Table of Contents Author Guidelines Submit a Manuscript
Journal of Nanomaterials
Volume 2016, Article ID 6135727, 10 pages
Research Article

Spirulina-PCL Nanofiber Wound Dressing to Improve Cutaneous Wound Healing by Enhancing Antioxidative Mechanism

Department of Biological Engineering, Inha University, Incheon 402-751, Republic of Korea

Received 12 June 2016; Accepted 5 September 2016

Academic Editor: Ilker S. Bayer

Copyright © 2016 Sang-Myung Jung et al. This is an open access article distributed under the Creative Commons Attribution License, which permits unrestricted use, distribution, and reproduction in any medium, provided the original work is properly cited.


Skin regeneration is a complex process involving massive proliferation and alignment of cells, where there are obstacles to completion of regeneration, the main one being excessive generation of reactive oxygen species (ROS) from inflammation or infection. Spirulina, blue-green algae that has antioxidant and anti-inflammatory activities, has been used to relieve such ROS stress. In this study, Spirulina extract loaded PCL (Spirulina-PCL) nanofiber was evaluated as a cutaneous wound dressing in view of antioxidative mechanism. In addition to increasing fibroblast viability, the Spirulina extract and its dressing modulated intra- and extracellular ROS by enhancing antioxidant mechanism of fibroblast under oxidative stress. Finally, in vivo assays confirmed that Spirulina-PCL helps regenerate wounds and enhance regeneration. Taken together, the results of this study indicate that Spirulina and nanofiber have the potential for application to cutaneous wound to facilitate skin regeneration.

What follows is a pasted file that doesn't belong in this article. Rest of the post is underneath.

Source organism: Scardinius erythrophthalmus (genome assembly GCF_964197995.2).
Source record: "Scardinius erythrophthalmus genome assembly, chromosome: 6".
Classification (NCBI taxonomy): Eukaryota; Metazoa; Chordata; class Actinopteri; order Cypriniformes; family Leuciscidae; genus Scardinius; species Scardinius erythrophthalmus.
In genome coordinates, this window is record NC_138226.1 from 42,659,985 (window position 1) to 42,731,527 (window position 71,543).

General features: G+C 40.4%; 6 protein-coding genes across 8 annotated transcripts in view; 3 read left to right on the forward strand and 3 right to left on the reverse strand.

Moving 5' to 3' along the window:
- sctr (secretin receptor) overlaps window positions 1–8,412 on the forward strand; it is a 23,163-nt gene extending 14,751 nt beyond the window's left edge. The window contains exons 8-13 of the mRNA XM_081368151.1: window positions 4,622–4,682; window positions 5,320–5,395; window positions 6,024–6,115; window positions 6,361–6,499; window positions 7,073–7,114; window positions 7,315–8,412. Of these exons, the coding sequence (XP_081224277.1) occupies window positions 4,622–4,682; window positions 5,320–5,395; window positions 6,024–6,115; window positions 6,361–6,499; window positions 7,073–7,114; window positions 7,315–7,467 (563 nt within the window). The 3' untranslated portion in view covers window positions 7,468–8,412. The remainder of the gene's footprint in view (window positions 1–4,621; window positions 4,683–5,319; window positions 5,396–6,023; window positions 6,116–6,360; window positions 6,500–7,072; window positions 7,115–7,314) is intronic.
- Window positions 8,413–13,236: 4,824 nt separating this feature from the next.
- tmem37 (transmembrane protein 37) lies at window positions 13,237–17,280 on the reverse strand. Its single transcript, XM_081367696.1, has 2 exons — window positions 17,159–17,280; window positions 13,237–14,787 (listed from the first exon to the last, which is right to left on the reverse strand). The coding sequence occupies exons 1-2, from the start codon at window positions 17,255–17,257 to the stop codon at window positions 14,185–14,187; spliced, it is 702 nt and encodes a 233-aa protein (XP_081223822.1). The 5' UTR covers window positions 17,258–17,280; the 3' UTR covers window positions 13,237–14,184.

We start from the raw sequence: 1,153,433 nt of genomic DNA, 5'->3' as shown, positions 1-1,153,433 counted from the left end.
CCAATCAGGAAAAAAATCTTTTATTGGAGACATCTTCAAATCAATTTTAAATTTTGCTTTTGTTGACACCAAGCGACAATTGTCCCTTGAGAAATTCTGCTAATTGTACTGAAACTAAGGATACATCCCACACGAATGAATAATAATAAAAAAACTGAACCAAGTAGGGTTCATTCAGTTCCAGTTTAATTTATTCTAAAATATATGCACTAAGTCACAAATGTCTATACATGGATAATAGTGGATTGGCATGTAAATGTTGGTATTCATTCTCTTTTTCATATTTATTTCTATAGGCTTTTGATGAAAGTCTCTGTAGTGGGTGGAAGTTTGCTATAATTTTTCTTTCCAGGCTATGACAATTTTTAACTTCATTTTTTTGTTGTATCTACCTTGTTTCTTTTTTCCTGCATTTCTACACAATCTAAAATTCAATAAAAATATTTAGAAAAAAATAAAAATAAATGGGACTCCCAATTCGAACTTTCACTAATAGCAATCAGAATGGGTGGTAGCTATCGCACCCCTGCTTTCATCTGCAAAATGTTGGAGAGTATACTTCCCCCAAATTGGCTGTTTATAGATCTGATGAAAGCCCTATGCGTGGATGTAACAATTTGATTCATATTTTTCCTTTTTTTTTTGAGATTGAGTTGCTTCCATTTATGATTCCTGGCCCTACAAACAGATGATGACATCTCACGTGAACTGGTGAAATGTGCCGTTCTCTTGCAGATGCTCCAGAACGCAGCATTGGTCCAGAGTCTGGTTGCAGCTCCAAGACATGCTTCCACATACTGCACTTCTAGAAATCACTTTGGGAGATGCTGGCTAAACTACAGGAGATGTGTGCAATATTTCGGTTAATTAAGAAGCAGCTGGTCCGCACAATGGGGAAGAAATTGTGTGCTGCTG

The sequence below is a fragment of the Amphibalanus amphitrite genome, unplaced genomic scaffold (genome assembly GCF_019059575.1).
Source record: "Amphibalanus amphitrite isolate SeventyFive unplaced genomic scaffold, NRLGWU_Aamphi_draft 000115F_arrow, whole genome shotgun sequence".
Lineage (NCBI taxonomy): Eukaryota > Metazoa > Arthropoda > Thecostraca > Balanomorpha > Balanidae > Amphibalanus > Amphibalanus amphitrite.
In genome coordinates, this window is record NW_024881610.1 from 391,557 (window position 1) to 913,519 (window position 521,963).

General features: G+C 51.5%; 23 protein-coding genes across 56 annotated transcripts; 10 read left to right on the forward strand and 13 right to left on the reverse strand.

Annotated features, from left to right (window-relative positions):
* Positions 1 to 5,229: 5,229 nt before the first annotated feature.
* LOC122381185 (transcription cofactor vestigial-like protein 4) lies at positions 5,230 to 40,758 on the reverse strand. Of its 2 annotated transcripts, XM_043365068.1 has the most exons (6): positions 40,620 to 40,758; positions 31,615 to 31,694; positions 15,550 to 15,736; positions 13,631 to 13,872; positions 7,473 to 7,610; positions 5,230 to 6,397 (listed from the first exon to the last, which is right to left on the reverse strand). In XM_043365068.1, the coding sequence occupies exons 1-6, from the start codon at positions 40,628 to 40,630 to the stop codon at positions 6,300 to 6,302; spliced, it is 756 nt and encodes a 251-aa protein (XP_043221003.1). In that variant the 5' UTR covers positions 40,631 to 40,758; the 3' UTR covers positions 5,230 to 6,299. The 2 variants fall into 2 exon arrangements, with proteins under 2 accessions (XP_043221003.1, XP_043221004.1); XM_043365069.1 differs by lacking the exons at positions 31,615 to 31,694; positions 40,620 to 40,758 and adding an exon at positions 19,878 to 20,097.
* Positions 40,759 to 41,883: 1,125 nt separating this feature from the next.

1. Introduction

Skin protects the body from external stresses and pathogens, and tissue regeneration is critical for maintaining body homeostasis when injured [1]. Skin is composed of the dermis and epidermis, and the extent of a cutaneous wound is measured based on how defective the layers are. In the case of full-thickness wounds, it is important to assist and control recovery of fibroblasts, which mainly occupy the dermal layer [2]. However, this takes a prolonged time while exposed to dangers such as infection and inflammation. Infection, fibroblast dysfunction, or ECM excessive synthesis leads to a lag in recovery or permanent scarring [3]. Overresponses of the immune system are a primary reason for slow wound regeneration [4]. Therefore, researchers have investigated methods to relieve the immune system, with a focus on ROS as a main factor to upregulate immune responses [5]. ROS are molecules generated during cellular respiration under normal conditions, but their overexpression at wound sites usually delays tissue regeneration [6]. For example, ROS disrupt DNA structure, oxidize proteins and lipids, and eventually cause cell and tissue death. ROS are synthesized by excessive oxygen supply and accumulation associated with active cellular metabolism during regeneration [7, 8].

Various antioxidants have been investigated for their potential to regulate ROS during tissue regeneration [9]. Spirulina, blue-green algae, is known as a bioactive supplement having physiological promoting effect to cell viability or survival [10, 11]. One of the major effects of Spirulina is its antioxidant effect. Phycocyanin, a major component, has been reported to suppress effects of oxidant and microbials to cells [12]. In addition, our previous study demonstrated that Spirulina extract enhances the viability of rat dermal fibroblasts; accordingly, Spirulina extract is expected to be a potential supplement in fibroblast culture [13]. However, in-depth researches are few about antioxidative mechanism of Spirulina extract on cutaneous wound.